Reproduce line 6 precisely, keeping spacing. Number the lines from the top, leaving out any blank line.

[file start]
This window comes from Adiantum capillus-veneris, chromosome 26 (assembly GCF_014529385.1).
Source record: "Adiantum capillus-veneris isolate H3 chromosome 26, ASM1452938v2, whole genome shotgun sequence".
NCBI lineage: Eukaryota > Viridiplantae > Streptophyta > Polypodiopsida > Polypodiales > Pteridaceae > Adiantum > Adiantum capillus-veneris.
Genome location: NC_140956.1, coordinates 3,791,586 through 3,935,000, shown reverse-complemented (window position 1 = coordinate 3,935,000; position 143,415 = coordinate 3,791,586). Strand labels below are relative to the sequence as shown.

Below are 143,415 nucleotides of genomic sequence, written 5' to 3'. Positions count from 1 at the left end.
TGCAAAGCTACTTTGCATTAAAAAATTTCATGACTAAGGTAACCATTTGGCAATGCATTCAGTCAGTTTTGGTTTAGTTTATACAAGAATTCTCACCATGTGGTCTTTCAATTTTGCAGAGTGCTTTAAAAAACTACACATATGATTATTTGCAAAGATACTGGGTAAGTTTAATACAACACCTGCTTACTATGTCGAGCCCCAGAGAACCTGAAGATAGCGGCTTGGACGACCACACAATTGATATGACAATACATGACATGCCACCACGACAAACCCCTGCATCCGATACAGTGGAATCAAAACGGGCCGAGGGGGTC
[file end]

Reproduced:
TGCAAAGCTACTTTGCATTAAAAAATTTCATGACTAAGGTAACCATTTGGCAATGCATTCAGTCAGTTTTGGTTTAGTTTATACAAGAATTCTCACCATGTGGTCTTTCAATTTTGCAGAGTGCTTTAAAAAACTACACATATGATTATTTGCAAAGATACTGGGTAAGTTTAATACAACACCTGCTTACTATGTCGAGCCCCAGAGAACCTGAAGATAGCGGCTTGGACGACCACACAATTGATATGACAATACATGACATGCCACCACGACAAACCCCTGCATCCGATACAGTGGAATCAAAACGGGCCGAGGGGGTC